-- Morgan and Wong return and so do the Elvis references! The writers loved to torture David Duchovny (who was not an Elvis fan) by tossing in an Elvis reference for Mulder in most of the episodes they wrote. In this one, Mulder makes a sad face when he reads the headline on the old newspaper: "Elvis Presley dead at 42."

-- Oopsie! We are told that the Peacocks built their farm in Pennsylvania during the Civil War, but when talking to Scully, Mrs. Peacock called the Civil War the "War of Northern Aggression," which is the way the war would be referred to by someone living *south* of the Mason-Dixon line during the war.

-- Oopsie! Scully posited that Edmund was not only the brother of the other two boys but also their father. But earlier in the episode we are told that the car crash that killed Mr. Peacock was 10 years earlier. Since the younger brothers appear to be in their 20's, if Scully was right, that would mean Edmund would have fathered the other two boys with his mother before the father died. That would make things even creepier than intended!

-- In the final scene, the "acceptable answer" as to what the mother and son are doing in the car trunk is "that she is comforting him and inspiring him to go off and start a new family," said Jim Wong. "And if you can think of anything else they might be doing in the trunk, that's up to you."

-- "Home" was the 12th most watched program of the week according to the Nielsen ratings. The previous week, the fourth season premiere "Herrenvolk" made it into Nielsen's top ten -- and this was when the series was still in its Friday night time slot (the series wouldn't move to Sundays for two more weeks). The little cult show The X-Files was becoming a mainstream hit.

-- After its initial airing, "Home" was censored/banned by the Fox network due to its graphic nature and complaints received from viewers. Fox executives offered to lift the ban and allow the episode to be repeated if the bludgeoning scene was removed, but Morgan and Wong refused. When the series was syndicated, the episode appeared in its entirety and in its regular rotation on the cable channel FX about 300 times and was released on video. Eventually, it re-ran on network TV -- accompanied by a big advertising promotion for people to see the episode "banned" from the airwaves -- as viewers "gross-out" factors had been significantly desensitized since the episode first aired.

-- "I didn't really understand it," said Kim Manners. "The network had to protect themselves and there were people who were absolutely outraged by the show. But there's some sort of a badge, some sort of rewarding experience, to think that I directed a show that they banned from television. It was like living in a third world country. We're banned in Budapest. 'Home' was banned in the U.S."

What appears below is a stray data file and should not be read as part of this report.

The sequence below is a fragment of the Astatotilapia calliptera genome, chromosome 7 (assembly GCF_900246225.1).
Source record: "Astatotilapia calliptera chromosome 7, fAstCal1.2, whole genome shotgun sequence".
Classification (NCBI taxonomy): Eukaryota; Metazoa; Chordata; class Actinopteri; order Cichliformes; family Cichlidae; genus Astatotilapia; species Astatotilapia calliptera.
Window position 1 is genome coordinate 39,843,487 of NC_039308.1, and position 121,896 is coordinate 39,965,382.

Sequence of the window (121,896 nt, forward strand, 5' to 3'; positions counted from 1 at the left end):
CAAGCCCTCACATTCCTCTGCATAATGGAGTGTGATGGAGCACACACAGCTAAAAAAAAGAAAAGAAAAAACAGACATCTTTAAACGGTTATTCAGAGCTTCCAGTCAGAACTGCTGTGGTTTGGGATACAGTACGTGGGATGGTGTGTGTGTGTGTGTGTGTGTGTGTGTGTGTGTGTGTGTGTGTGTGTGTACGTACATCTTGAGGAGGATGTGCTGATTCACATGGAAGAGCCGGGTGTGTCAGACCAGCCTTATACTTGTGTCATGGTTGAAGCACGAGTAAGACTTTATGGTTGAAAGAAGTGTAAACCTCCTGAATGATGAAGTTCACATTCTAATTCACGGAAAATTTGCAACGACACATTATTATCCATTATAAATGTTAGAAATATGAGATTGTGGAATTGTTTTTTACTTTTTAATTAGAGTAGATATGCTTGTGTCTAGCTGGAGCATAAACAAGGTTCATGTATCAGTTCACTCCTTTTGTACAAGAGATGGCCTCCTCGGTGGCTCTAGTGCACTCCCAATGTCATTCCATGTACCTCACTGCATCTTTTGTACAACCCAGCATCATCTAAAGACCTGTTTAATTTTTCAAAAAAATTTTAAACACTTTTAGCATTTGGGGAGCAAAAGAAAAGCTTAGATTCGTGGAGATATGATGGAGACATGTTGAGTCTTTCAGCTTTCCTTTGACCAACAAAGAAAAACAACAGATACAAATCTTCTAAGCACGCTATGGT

-- In spite of the "banning" and the viewer protests, "X-Files was such a hit that people weren't able to shut us down," said Jim Wong. However, he added, "There is a rumor that when Congress was debating the V chip [the device used to block TV programs based on their rating], they brought up 'Home' as the reason the V-chip was needed."

-- Tucker Smallwood (Sheriff Andy Taylor) was one of many Space: Above and Beyond actors who found work on The X-Files following Morgan & Wong's return to the show. He played Commodore Glen Van Ross on SA&B, and later had recurring roles on Malcolm and Eddie and Enterprise. He also had a nicely visible part as the mission commander in the Jodie Foster movie Contact.

-- Actress Judith Maxie (Barbara Taylor) had a recurring role in "Millennium." She played Finley.

-- Douglas Smith, who was the pitcher in the baseball game, is now 21 years old and a regular on the HBO series Big Love in which he plays Ben Henrickson.

-- Once & Future Retreads: Karin Konoval (Mother Peacock) looked a lot better in her other role as Madame Zelma in "Clyde Bruckman's Final Repose." Lachlan Murdoch, who was one of the kids in the outfield in the baseball game, played a boy in "The Jersey Devil." Chris Nelson Norris (Edmund Peacock) was a SWAT Lieutenant in "Unusual Suspects." John Trottier (George Peacock) played Clinician #3 in "The End."

-- "'Home' was our most controversial episode, certainly in the Broadcast Standards area," said Chris Carter. "But I think that it appears regularly on lists of people's favorite episodes because it is not just scary, which it is, but it's very funny. And when Mulder and Scully crack-wise, they're very funny together."

-- Kim Manners summed it up in seven words: "'Home' just might be my favorite episode."

-- I can sum it up in six: Mulder in kevlar. Lord have mercy.

(Thanks to chrisnu for today's pics.)

Please share your first impressions, favorite (or cringe-worthy) moments, classic lines, favorite fanfic, nagging questions, repeated viewing observations, etc., as today we celebrate "Home"!